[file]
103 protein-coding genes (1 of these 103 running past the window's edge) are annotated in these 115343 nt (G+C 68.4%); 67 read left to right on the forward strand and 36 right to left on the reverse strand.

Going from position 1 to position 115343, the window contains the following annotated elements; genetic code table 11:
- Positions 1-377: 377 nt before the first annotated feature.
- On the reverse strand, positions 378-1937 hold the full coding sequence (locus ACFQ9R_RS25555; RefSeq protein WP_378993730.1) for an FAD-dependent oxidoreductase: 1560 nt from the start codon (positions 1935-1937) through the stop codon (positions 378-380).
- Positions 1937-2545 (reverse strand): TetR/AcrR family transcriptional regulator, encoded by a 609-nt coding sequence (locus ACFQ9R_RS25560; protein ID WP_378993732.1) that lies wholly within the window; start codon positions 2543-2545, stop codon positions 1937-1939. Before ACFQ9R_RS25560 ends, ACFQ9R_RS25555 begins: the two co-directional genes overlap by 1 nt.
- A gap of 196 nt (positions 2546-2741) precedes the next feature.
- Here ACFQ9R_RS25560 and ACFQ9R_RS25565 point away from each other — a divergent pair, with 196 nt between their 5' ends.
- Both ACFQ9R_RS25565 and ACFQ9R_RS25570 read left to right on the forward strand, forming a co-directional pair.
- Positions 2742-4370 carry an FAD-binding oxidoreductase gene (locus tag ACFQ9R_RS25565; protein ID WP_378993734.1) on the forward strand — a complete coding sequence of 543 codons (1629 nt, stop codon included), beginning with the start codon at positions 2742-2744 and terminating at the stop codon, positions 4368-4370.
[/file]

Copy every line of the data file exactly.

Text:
103 protein-coding genes (1 of these 103 running past the window's edge) are annotated in these 115343 nt (G+C 68.4%); 67 read left to right on the forward strand and 36 right to left on the reverse strand.

Going from position 1 to position 115343, the window contains the following annotated elements; genetic code table 11:
- Positions 1-377: 377 nt before the first annotated feature.
- On the reverse strand, positions 378-1937 hold the full coding sequence (locus ACFQ9R_RS25555; RefSeq protein WP_378993730.1) for an FAD-dependent oxidoreductase: 1560 nt from the start codon (positions 1935-1937) through the stop codon (positions 378-380).
- Positions 1937-2545 (reverse strand): TetR/AcrR family transcriptional regulator, encoded by a 609-nt coding sequence (locus ACFQ9R_RS25560; protein ID WP_378993732.1) that lies wholly within the window; start codon positions 2543-2545, stop codon positions 1937-1939. Before ACFQ9R_RS25560 ends, ACFQ9R_RS25555 begins: the two co-directional genes overlap by 1 nt.
- A gap of 196 nt (positions 2546-2741) precedes the next feature.
- Here ACFQ9R_RS25560 and ACFQ9R_RS25565 point away from each other — a divergent pair, with 196 nt between their 5' ends.
- Both ACFQ9R_RS25565 and ACFQ9R_RS25570 read left to right on the forward strand, forming a co-directional pair.
- Positions 2742-4370 carry an FAD-binding oxidoreductase gene (locus tag ACFQ9R_RS25565; protein ID WP_378993734.1) on the forward strand — a complete coding sequence of 543 codons (1629 nt, stop codon included), beginning with the start codon at positions 2742-2744 and terminating at the stop codon, positions 4368-4370.